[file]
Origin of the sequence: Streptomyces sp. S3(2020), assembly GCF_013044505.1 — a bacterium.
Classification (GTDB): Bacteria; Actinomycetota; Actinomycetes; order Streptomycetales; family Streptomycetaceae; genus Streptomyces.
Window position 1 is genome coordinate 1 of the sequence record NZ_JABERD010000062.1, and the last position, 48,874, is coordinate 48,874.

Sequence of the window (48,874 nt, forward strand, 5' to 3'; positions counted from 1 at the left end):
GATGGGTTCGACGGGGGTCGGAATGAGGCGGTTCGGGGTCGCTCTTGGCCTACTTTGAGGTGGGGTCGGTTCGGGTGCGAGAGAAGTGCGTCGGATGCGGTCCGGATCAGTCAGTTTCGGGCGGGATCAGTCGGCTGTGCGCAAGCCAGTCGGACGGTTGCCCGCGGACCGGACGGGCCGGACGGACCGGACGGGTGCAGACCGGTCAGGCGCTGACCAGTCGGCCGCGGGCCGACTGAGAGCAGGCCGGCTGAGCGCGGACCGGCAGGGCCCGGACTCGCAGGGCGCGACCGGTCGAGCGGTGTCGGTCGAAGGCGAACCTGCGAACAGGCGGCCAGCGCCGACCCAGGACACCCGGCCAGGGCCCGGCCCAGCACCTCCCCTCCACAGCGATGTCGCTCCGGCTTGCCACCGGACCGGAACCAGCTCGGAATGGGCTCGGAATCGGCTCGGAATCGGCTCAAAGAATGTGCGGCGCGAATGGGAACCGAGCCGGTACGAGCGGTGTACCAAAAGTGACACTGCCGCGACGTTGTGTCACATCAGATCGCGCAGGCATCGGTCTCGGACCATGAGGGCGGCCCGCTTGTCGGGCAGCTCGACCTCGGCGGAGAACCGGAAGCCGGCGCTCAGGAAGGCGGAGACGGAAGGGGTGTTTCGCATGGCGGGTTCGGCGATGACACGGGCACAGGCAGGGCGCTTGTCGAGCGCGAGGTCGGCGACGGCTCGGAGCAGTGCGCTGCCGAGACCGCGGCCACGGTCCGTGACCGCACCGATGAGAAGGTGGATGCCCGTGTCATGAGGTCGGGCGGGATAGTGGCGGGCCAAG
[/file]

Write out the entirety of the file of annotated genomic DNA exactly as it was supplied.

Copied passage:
Origin of the sequence: Streptomyces sp. S3(2020), assembly GCF_013044505.1 — a bacterium.
Classification (GTDB): Bacteria; Actinomycetota; Actinomycetes; order Streptomycetales; family Streptomycetaceae; genus Streptomyces.
Window position 1 is genome coordinate 1 of the sequence record NZ_JABERD010000062.1, and the last position, 48,874, is coordinate 48,874.

Sequence of the window (48,874 nt, forward strand, 5' to 3'; positions counted from 1 at the left end):
GATGGGTTCGACGGGGGTCGGAATGAGGCGGTTCGGGGTCGCTCTTGGCCTACTTTGAGGTGGGGTCGGTTCGGGTGCGAGAGAAGTGCGTCGGATGCGGTCCGGATCAGTCAGTTTCGGGCGGGATCAGTCGGCTGTGCGCAAGCCAGTCGGACGGTTGCCCGCGGACCGGACGGGCCGGACGGACCGGACGGGTGCAGACCGGTCAGGCGCTGACCAGTCGGCCGCGGGCCGACTGAGAGCAGGCCGGCTGAGCGCGGACCGGCAGGGCCCGGACTCGCAGGGCGCGACCGGTCGAGCGGTGTCGGTCGAAGGCGAACCTGCGAACAGGCGGCCAGCGCCGACCCAGGACACCCGGCCAGGGCCCGGCCCAGCACCTCCCCTCCACAGCGATGTCGCTCCGGCTTGCCACCGGACCGGAACCAGCTCGGAATGGGCTCGGAATCGGCTCGGAATCGGCTCAAAGAATGTGCGGCGCGAATGGGAACCGAGCCGGTACGAGCGGTGTACCAAAAGTGACACTGCCGCGACGTTGTGTCACATCAGATCGCGCAGGCATCGGTCTCGGACCATGAGGGCGGCCCGCTTGTCGGGCAGCTCGACCTCGGCGGAGAACCGGAAGCCGGCGCTCAGGAAGGCGGAGACGGAAGGGGTGTTTCGCATGGCGGGTTCGGCGATGACACGGGCACAGGCAGGGCGCTTGTCGAGCGCGAGGTCGGCGACGGCTCGGAGCAGTGCGCTGCCGAGACCGCGGCCACGGTCCGTGACCGCACCGATGAGAAGGTGGATGCCCGTGTCATGAGGTCGGGCGGGATAGTGGCGGGCCAAG